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The Bogeyman of Earthquake Prediction

By

Bailey Willis

Bailey Willis pioneered experimental tectonics; earthquake prediction was his downfall.

CNRS France image

In February 2003 a Web site called geoforecaster.com sprang up, offering regular earthquake predictions to its subscribers. Within a week, the complaints of scientists prompted the California Board for Geologists and Geophysicists to accuse the firm of practicing without a license. What caused such an instant scientific allergic reaction?

Few things in Earth science are as hotly desired as the ability to predict earthquakes. Few things have been harder for geologists to do. And few things have made more trouble for geologists than people actually making earthquake predictions.

Psychics, cranks and self-deluded people are always doing it. I get regular emails from people predicting quakes. I treat them like spam. Charles Richter wrote in 1977, "Since my first attachment to seismology, I have had a horror of predictions and of predictors. Journalists and the general public rush to any suggestion of earthquake prediction like hogs toward a full trough." Nobody in the research community issues predictions. History tells us why in the notorious cases of Bailey Willis, Brian Brady, and Iben Browning.

Willis's Downfall

One of California's greatest geologists, Bailey Willis (1857–1949) led a vigorous public campaign in the 1920s to raise awareness of earthquake hazards and safe building practices. As president of the Seismological Society of America, he spoke out often. "It will be well for architects to respect His Majesty, the Earthquake, in making their designs," he wrote. And indeed, after the Santa Barbara quake of 29 June 1925 some cities enacted better building codes. But action was too slow for him, and within a year Willis went overboard, telling audiences that he expected a severe quake in Southern California within ten years, even five. Time magazine didn’t help by exaggerating even that claim.

The insurance industry grew concerned. Los Angeles real-estate promoters saw red. One of them, a prominent trustee at Caltech, warned his peers that if scientists would not "stop their talk about the earthquake problem I for one am going to see what I can do about stopping the whole seismological game." Soon a powerful builders' association discredited Willis on scientific grounds, triggering his public and professional humiliation. Willis withdrew from seismology, and progress in building codes was stalled until the 1933 Long Beach earthquake threatened the city's schoolchildren. Today, structural geologists still revere Willis as a founding father, but Stanford University, where he led the geology department, scarcely notes his tenure there now. (Much of my information on this episode comes from C.-H. Geschwind's California Earthquakes.)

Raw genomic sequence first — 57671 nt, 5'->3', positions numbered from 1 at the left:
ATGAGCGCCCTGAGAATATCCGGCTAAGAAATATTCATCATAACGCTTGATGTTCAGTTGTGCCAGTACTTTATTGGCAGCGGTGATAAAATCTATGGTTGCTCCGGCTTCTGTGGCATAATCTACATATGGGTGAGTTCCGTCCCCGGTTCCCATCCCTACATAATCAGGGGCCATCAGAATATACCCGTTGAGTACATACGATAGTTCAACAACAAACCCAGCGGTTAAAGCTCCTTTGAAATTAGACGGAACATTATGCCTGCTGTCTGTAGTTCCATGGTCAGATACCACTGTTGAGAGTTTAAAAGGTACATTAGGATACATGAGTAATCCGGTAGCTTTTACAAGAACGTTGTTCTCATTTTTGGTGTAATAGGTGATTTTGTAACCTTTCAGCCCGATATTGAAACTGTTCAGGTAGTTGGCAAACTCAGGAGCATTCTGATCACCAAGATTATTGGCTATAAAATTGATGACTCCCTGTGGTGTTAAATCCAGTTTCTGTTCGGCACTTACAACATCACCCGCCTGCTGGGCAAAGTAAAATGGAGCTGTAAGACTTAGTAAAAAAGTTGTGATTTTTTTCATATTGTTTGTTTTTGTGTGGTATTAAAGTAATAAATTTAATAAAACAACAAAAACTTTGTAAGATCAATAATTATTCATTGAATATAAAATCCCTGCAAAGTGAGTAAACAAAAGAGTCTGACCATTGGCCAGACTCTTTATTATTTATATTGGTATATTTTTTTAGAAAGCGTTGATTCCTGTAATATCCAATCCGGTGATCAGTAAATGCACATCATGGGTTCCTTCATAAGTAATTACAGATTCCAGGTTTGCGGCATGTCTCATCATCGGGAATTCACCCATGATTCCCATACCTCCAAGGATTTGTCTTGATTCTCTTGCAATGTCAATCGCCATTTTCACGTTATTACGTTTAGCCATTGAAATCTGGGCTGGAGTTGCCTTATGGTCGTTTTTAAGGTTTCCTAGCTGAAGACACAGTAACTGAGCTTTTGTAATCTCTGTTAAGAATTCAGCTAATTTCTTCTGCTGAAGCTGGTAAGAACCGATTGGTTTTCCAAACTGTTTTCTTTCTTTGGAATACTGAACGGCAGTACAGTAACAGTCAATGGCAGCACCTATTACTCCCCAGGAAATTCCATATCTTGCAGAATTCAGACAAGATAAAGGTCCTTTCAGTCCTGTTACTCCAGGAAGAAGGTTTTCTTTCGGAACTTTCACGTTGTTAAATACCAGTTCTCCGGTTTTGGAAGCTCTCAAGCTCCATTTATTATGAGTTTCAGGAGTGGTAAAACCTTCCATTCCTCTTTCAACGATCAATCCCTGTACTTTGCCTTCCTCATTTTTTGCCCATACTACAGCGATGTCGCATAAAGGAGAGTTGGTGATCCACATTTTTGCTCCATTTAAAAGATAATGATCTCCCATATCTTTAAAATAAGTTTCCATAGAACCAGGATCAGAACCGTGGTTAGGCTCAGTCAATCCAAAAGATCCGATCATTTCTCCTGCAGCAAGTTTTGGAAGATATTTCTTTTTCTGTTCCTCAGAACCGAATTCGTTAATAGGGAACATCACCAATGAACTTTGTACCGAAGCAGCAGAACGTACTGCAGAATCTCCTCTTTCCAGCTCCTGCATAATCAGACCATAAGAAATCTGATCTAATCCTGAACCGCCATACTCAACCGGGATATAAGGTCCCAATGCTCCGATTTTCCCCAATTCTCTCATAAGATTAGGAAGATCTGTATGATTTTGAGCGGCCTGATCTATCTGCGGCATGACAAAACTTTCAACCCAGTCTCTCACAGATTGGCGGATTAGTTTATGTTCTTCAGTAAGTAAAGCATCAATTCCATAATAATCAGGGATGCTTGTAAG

Brady's Dud

Brian Brady was a researcher for the U.S. Bureau of Mines who in 1976 predicted that enormous offshore earthquakes would occur near Peru in 1981 and 1982. His work was based on laboratory experiments, and seismologists were deeply skeptical. Still, ordinary people and government officials were worried, and South American seismologists had to expend much effort to calm the flames. When the large foreshock he had predicted did not occur Brady withdrew the rest of his prediction, but a delegation of U.S. scientists still had to fly to South America to deal with the questions from the government and press. The research community was reminded again that just like real earthquakes, false alarms can be dangerous.

The Browning Panic

Iben Browning was not a geologist at all but a retired biologist. Nevertheless, he issued a startling prediction: within two days of December 3, 1990, he said, there was a 50-50 chance that a magnitude-6.5 quake would strike the New Madrid region of Missouri. A remarkably energetic huckster, Browning raised such a public panic that businesses closed and schools in four states shut down during early December. Children and parents were needlessly alarmed, and much ink was spilled and scientists' time spent combating nonsense. Browning's theory of tidal forces—the same one used by quake predicter James Berkland—has never had significant support from the data.

The big lesson that geologists took from the Browning fiasco was that cranks must be counteracted swiftly and seriously. The geoforecaster.com case was an example of that response, even though the site's owners had far better credentials, and more real science behind them, than Browning did. In this case, science enlisted the state in suppressing quake prediction. More about state licensing of geologists on page 2.

PS: While seismologists in general turned away from prediction research in the mid-1990s, some believe the field is still promising despite its perils. Christopher Scholz, as prestigious as anyone in the field today, pressed this view in Geotimes in 1997, asking "What Ever Happened to Earthquake Prediction?"

Willis image from Géomanips site, CNRS France.

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